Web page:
Employee happiness is a vital component of a thriving business. Happy employees make for happy customers and better productivity, so what are the key ingredients of an engaged, enthusiastic workforce?
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Everybody knows having a happy workforce with a strong company culture are key components for a successful business. Happy employees are more productive, for one. But what makes employees happy?
Ensuring employees are contented and everyone works together cohesively is easier said than done.
This was brought home to me a few years back when I sold my business to a global company and was working through a three year earn out with my business partners.
While the staff were in a swanky central London office, the problem was that post-acquisition little attention was paid to the culture that myself and the management team had carefully built. Instead it was being visibly sucked out of the business.
As a result it became a less positive place to work, with a corresponding increase in staff turnover and recruitment costs, which of course had an impact on the quality of work being produced and overall success of the business.
Killing the vibe will cause employee turnover to rise
It was this experience that when I left to set up a new technology company, DADI, made us more determined to build the business around employees, recognising that if they are happy and successful so are we.
So what makes employees happy?
Empower staff: hire well and then leave them to get on with the job.
It’s management’s job to set parameters and let staff find their way. Does it matter if they are not in an office, not working 9-5, or are in the process of travelling around the world by bike, like one of our principal engineers? No. As long as they get the job done to a high standard and on time, it doesn’t matter.
We want smart people who understand how to deploy technology in a way that can help them achieve a genuine work-life balance.
Employ the best talent wherever they are: the best staff can’t always be found within a ten mile radius of central London.
Great people want to work with other great people to learn and feed off each other. So look to broaden recruitment beyond a commutable distance from your business, which means being open to remote working and enjoying a larger talent pool.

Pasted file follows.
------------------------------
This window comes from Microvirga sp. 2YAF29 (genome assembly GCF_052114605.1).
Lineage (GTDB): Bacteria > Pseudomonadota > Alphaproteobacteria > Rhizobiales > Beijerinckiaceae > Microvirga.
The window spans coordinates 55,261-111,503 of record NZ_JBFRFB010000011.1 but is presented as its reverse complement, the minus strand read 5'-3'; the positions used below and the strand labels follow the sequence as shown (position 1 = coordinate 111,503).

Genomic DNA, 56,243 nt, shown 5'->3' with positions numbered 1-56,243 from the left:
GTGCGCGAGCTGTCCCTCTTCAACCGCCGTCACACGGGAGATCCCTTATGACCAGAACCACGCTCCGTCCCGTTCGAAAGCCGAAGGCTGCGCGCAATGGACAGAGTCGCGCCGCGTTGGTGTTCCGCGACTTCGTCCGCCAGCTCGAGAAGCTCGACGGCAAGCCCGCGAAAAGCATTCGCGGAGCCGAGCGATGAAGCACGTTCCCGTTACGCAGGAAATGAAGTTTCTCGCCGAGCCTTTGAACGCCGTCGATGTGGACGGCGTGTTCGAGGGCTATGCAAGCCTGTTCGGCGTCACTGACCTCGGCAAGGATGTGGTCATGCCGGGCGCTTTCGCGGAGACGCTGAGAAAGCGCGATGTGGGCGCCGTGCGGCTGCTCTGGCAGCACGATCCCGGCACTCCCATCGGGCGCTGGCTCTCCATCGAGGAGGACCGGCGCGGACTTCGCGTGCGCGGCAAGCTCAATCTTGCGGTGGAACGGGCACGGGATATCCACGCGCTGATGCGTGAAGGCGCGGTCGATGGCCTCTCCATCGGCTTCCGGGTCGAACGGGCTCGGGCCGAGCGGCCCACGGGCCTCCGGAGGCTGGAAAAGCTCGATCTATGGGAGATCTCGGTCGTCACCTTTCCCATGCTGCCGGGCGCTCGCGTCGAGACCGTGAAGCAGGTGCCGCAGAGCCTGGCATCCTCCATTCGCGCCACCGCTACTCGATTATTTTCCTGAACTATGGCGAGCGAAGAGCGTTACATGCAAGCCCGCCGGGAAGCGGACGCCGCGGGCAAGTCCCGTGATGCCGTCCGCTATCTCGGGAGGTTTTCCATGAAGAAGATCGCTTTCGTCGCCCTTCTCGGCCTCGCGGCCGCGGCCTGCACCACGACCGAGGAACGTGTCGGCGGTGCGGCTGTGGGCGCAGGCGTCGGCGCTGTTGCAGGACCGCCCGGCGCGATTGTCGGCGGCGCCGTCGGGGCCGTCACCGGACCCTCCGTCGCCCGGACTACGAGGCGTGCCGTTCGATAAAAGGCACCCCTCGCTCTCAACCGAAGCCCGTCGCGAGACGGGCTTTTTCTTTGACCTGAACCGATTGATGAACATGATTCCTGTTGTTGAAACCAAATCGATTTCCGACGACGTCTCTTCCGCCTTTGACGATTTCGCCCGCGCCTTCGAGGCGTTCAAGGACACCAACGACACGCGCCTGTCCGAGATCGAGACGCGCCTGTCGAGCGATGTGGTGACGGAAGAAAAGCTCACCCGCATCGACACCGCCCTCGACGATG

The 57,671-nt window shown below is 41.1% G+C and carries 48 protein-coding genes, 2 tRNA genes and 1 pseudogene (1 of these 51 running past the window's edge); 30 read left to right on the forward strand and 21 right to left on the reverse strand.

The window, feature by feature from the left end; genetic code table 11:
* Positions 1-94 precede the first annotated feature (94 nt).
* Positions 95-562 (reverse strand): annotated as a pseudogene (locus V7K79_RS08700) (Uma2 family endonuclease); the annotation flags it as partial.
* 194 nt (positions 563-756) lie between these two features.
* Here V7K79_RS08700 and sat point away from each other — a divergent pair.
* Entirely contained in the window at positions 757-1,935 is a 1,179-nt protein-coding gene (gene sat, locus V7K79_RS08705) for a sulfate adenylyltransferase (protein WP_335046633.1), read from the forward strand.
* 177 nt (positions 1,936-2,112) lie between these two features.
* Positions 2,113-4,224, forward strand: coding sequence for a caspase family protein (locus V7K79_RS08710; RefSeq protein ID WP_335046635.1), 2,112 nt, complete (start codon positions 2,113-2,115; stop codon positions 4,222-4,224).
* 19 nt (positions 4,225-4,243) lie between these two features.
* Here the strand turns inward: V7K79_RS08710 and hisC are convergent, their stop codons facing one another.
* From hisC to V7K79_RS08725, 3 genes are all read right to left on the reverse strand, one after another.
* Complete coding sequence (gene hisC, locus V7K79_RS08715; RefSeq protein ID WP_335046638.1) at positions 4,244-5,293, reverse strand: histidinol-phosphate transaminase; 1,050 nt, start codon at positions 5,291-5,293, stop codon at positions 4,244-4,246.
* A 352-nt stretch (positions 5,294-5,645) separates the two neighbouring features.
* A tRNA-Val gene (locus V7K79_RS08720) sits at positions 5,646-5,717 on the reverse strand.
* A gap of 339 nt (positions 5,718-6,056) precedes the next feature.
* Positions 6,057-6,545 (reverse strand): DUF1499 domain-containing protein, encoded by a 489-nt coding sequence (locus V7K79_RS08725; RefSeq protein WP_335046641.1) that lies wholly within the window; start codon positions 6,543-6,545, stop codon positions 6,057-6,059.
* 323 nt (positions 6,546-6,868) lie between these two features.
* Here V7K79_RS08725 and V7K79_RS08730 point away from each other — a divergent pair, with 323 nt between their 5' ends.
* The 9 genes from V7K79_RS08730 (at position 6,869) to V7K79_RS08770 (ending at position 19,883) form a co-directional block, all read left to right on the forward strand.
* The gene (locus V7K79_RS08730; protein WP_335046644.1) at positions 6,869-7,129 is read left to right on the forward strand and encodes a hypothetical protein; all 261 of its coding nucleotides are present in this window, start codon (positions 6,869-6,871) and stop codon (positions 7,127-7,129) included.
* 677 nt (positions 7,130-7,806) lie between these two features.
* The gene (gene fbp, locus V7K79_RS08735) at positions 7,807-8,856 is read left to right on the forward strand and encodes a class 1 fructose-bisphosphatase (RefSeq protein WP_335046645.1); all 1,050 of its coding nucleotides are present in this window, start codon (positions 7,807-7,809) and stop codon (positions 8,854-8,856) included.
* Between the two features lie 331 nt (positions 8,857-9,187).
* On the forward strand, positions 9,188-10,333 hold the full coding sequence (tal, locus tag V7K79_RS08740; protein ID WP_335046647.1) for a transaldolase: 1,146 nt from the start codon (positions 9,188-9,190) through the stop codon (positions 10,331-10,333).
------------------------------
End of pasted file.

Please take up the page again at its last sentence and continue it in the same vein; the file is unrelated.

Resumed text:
Our business has benefitted from employing the best staff from all around the world and having them work remotely.
If they're good enough then they're close enough
Employ an employee happiness champion: we recruited a Head of Happiness early on whose sole responsibility is keeping staff happy.
They take every team member out for lunch at least once every six months, during which they discuss how things are going across eight different areas: career, friends & family, romance, fun, health, money, personal-growth and physical environment.
Depending on what they tell her, we try and help out accordingly. For example, a couple of our team told us they were having difficulty working at home everyday, so we covered the cost of a shared workspace membership.
Regular events and socials: whether you operate as a remote working business or not it’s vital staff interact in a social setting.
It maybe a weekly exercise class or a monthly social with drinks. Make sure the events aren’t too contrived so staff don’t feel they are on duty. Teams bond when they are relaxed.
We find the best way to do this is on our annual DADI Weekender where we invite the whole company out with their partners and children in an informal setting for a few days and really get to know them.
Borrowing from these learnings will not only help your existing employees become passionate about the company and hungry to do the best they can, but also help you find the best talent and retain them. In fact, by adhering to these points we have experienced 100% staff retention since we launched three years ago.